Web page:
urbpan: (dandelion)
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I decided on a bit of a whim to do an Urban Nature Walk in Franklin Park. I took Charlie. We met one other walk participant there. I was there to find mushroom species for the Franklin Park Biodiversity Project.

many more pics )
urbpan: (dandelion)
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I stood with another naturalist (actually a bona fide scientist who I admire and feel honored to hang out with sometimes) waiting for a third to arrive, when we noticed this wasp. Neither of us felt threatened, as she was extremely busy digging about in the sand. The sand was left over from the winter road treatment, and so was shallow and not very hard packed--not great for the wasp's purposes. She dug in one area and then another, occasionally picking up a pebble larger than her head with her mandibles and placing it away from her work zone. She was trying to find a place to dig a burrow in which to lay her eggs. Once she found one (she'll have better luck over at the baseball infields across the street) she'd then go find caterpillars and sawfly larvae (which humans often mistake for caterpillars, so I guess, close enough?) sting them to paralyze them, and stuff them down the hole with her eggs.

This genus of moth is Ammophila which means "sand-lover," and the silvery dashes on the thorax indicate that this is probably A. procera.

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urbpan: (dandelion)
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This remote snowy plain is actually the golf course in Franklin Park in Boston.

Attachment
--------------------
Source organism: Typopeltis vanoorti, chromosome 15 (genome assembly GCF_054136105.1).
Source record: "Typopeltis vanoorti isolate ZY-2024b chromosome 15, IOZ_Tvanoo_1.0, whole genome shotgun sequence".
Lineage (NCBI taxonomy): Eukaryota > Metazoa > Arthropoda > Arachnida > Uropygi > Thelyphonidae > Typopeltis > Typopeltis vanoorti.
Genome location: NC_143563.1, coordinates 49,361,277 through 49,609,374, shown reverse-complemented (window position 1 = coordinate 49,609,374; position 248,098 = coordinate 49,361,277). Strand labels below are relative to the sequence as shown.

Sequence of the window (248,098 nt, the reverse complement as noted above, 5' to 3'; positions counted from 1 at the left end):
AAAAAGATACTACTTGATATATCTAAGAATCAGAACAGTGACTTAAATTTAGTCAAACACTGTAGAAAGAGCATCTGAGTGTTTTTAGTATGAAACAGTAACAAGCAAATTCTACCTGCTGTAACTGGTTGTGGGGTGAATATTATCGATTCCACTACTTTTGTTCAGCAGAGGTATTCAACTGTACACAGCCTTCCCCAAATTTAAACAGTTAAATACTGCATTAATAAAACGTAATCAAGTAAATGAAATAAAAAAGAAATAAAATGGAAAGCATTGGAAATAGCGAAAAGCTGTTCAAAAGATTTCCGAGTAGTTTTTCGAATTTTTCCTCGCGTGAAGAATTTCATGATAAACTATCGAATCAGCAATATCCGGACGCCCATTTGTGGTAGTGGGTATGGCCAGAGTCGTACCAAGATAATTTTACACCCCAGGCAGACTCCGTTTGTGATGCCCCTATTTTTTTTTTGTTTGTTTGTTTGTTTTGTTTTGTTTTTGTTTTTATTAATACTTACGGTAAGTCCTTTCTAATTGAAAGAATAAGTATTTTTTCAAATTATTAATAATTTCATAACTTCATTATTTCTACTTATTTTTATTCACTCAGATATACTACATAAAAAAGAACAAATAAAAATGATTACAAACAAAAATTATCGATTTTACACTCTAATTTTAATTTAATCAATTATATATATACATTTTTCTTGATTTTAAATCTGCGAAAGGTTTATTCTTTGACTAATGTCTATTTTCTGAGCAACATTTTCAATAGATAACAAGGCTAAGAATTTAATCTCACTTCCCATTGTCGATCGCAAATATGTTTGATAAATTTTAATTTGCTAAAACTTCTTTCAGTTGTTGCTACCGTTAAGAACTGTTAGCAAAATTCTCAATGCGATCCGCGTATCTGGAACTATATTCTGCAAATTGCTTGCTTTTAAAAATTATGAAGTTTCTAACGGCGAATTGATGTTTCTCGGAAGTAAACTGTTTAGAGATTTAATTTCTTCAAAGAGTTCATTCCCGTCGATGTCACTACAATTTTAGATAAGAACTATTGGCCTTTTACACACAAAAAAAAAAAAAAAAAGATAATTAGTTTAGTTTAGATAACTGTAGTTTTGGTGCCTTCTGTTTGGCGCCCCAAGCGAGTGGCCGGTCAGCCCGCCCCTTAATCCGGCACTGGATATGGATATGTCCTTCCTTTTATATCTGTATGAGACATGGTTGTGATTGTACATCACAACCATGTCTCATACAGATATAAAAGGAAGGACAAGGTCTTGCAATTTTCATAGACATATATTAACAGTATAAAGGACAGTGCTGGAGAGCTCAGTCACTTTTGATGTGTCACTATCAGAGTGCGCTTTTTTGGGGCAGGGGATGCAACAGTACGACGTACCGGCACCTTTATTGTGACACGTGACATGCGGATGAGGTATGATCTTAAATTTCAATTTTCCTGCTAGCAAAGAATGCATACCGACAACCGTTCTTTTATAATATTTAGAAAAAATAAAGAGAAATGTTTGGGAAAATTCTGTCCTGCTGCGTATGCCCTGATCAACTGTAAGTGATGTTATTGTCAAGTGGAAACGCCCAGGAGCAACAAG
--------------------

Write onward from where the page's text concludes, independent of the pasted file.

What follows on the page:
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I went across the street from the zoo after work last Tuesday, when there was still some snow (actually sleet piled up white) on the ground, to look at the freaky landscape.

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Of course, I was not alone.

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As far as these Canada geese are concerned, a golf course in Boston is as good as a tundra in northern Canada.
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Monday moody blurry selfie.
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First time this year that this parking lot is full. Beautiful day, April vacation week.
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I stand triumphant over the last remnants of the Franklin Park snow farm.
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The snow recorded a crow walking in a spiral
urbpan: (dandelion)
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A stone wall on Glen Lane. Glen Lane divides Franklin Park into The Greeting (now the zoo) and The Country Park (now the golf course). Outside the zoo fence it's called Glen Road, and it turns into Green Street, a well known street in Jamaica Plain. I mainly think of it as the place where the zoo staff parks.
urbpan: (dandelion)
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Another one of those typically beautiful New England winter scenes.
urbpan: (dandelion)
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These little guys are coming out of the same stump I posted about recently--I have no chance of making an identification, I'm just so delighted that mushrooms are fruiting in the dead of winter.
urbpan: (dandelion)